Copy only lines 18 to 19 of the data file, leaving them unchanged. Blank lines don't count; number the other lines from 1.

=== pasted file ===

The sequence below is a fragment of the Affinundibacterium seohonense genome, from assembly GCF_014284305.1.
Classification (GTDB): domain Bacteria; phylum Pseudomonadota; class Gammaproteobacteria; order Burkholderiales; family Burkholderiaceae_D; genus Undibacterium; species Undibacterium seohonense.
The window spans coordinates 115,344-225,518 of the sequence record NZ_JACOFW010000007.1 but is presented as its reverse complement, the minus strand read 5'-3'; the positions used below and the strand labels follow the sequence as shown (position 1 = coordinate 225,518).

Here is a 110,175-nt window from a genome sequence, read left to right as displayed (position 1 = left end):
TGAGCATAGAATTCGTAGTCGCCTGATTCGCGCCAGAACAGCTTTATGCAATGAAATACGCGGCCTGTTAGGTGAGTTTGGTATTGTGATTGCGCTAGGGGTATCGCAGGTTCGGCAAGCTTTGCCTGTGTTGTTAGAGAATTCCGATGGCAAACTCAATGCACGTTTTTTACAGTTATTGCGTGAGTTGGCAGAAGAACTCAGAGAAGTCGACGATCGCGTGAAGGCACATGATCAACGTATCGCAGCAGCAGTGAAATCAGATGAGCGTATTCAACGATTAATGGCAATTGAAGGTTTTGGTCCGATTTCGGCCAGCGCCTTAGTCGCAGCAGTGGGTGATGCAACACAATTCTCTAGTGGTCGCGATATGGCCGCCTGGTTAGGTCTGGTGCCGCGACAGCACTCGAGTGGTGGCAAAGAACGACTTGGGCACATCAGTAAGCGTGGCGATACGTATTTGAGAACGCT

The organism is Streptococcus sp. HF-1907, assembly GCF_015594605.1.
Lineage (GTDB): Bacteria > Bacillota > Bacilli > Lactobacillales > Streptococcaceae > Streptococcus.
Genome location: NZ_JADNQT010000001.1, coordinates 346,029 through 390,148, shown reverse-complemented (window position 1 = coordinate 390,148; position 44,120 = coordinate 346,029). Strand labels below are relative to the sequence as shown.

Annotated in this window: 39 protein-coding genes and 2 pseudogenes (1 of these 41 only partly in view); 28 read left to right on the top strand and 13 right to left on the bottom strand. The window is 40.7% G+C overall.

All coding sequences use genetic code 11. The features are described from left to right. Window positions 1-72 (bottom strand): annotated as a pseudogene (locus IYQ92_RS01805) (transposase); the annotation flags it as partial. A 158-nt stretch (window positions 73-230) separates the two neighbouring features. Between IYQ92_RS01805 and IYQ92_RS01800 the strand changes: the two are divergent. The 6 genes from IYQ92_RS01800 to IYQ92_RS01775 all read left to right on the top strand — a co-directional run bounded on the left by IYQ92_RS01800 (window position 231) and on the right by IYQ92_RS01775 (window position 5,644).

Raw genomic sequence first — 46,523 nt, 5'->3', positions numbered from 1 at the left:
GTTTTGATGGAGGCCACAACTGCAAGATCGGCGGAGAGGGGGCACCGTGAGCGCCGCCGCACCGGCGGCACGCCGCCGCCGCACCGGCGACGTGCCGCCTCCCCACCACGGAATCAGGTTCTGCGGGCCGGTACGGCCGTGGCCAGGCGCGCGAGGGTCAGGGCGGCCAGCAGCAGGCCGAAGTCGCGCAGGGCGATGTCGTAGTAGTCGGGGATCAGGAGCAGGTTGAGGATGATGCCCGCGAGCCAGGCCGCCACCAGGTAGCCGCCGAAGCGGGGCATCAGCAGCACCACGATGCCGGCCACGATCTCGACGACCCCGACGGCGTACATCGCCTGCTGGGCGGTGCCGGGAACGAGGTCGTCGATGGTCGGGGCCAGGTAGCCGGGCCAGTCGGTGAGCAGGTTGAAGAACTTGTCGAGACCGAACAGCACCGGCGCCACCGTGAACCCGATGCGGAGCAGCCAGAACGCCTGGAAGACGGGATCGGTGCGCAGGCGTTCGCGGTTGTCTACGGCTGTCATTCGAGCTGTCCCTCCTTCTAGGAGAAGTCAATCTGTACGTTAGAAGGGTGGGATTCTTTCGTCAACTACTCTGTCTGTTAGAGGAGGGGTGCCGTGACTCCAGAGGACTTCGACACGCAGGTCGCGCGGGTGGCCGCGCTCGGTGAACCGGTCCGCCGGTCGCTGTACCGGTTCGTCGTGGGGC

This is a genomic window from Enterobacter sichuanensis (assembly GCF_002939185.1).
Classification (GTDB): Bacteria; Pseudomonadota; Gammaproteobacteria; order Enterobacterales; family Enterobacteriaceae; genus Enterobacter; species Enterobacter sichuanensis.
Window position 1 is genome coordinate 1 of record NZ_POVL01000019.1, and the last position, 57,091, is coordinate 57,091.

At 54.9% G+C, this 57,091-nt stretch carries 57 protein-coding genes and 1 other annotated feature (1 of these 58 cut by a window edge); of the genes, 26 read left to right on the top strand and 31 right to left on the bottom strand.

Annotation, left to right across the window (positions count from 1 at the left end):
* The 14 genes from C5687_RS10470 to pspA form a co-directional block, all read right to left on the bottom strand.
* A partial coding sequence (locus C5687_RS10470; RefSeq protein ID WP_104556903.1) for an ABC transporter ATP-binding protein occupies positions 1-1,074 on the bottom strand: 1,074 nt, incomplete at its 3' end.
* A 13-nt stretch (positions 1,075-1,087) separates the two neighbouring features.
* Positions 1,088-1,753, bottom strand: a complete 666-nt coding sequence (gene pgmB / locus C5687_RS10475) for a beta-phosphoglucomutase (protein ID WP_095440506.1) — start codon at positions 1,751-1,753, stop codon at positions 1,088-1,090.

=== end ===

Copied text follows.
* The 14 genes from C5687_RS10470 to pspA form a co-directional block, all read right to left on the bottom strand.
* A partial coding sequence (locus C5687_RS10470; RefSeq protein ID WP_104556903.1) for an ABC transporter ATP-binding protein occupies positions 1-1,074 on the bottom strand: 1,074 nt, incomplete at its 3' end.